It’s time for some more monster husbandry.
Publisher Square Enix’s Collective program has introduced the independently developed monster-raising role-playing adventure Legend of Lumina. As with all Collective projects, the Final Fantasy publisher is inviting fans to vote on whether or not they would back it on a crowdfunding site like Kickstarter or IndieGogo that enable fans to put capital toward the production of a game. If Legend of Lumina gets enough support, Square Enix will throw money into the game as well as helping it with distribution and marketing.
Crowdfunding is a relatively young method of funding game development. It is a system where developers present prototype ideas to fans and ask for cash to complete the game for a retail release. It has enabled studios to ship hits like FTL: Faster Than Light, Chivalry: Medieval Warfare, and Kentucky Route Zero. But some projects are hit with multiple delays that prevent them from getting to backers for years, and yet others, like Mega Man successor Mighty No. 9, disappoint the people that helped pay for production.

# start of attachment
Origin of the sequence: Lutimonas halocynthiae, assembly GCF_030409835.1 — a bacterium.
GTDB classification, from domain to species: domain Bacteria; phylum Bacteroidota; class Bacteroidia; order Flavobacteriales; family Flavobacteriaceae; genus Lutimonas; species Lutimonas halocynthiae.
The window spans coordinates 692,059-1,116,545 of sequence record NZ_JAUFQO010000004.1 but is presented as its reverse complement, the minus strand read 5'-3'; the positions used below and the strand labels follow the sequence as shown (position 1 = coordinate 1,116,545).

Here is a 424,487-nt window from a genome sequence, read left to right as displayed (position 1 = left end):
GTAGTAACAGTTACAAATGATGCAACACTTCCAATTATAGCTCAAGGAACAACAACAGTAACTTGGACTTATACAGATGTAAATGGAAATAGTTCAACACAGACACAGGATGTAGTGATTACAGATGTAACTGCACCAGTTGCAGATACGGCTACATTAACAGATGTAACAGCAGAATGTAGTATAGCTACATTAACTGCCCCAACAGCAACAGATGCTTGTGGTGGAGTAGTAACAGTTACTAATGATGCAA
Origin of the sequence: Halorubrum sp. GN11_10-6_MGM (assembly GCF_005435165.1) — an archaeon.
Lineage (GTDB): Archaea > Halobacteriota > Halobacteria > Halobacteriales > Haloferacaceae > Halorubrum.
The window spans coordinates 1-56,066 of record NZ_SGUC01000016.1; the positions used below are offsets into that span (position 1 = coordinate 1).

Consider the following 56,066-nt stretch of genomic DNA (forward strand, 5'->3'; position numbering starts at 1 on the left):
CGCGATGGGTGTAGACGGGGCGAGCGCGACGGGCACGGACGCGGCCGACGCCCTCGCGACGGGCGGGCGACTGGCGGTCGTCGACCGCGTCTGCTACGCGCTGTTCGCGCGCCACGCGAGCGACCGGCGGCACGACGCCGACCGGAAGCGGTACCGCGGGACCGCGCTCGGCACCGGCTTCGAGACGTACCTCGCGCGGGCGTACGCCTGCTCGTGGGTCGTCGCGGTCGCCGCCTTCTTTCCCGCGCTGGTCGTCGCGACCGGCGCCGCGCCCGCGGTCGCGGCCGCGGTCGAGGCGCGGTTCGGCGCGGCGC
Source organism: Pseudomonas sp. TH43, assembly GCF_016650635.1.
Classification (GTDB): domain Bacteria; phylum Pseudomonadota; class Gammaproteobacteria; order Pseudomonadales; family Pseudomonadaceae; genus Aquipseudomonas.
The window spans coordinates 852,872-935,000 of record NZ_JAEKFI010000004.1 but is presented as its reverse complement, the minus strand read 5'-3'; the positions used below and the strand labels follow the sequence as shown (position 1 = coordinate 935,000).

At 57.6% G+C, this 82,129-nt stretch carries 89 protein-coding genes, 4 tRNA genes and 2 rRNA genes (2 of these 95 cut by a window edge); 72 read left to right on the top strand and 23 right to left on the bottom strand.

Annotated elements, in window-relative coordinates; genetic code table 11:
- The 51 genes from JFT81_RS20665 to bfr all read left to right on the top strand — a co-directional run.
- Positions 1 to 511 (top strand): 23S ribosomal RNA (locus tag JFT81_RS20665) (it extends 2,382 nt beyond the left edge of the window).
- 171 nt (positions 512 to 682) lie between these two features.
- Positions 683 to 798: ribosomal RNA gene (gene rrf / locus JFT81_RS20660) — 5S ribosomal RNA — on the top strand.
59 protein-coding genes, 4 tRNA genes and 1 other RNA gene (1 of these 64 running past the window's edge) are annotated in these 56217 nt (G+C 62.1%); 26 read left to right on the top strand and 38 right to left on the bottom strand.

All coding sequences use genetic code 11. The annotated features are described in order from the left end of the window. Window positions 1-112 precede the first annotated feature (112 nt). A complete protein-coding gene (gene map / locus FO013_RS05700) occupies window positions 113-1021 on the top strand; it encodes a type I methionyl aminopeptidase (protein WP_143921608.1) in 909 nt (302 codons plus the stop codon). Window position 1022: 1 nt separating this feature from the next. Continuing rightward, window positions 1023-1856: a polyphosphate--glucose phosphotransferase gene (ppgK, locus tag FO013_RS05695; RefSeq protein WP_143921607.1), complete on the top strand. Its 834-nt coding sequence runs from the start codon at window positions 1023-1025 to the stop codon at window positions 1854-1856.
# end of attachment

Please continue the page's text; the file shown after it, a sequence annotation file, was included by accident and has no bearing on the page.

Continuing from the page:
Legend of Lumina puts you in control of a warrior who must collect and tame more than 500 monsters. To successfully accomplish that, you’ll need to grow crops and earn cash to attract various creatures. On top of that, you’ll need to craft, fish, log, mine, and more in order to come across all the resources you need to domesticate your critters and to expand your village.
To expedite the monster-taming process, Legend of Lumina includes a four-player cooperative mode as well. This enables you and your friends to divide tasks up to more efficiently get the results that you want.
The Legend of Lumina team started production nine months ago, and it says it wants to use Collective to provide feedback before it goes to crowdfunding.
Square Enix Collective introduces a new project weekly. That goes back to the first game, Long Gone Days, which is a dystopian sci-fi RPG that more 94 percent of Square Enix Collective members said they would back with crowdfunding. When Long Gone Days hit IndieGogo, it generated nearly $22,000, which was 107 percent of its goal.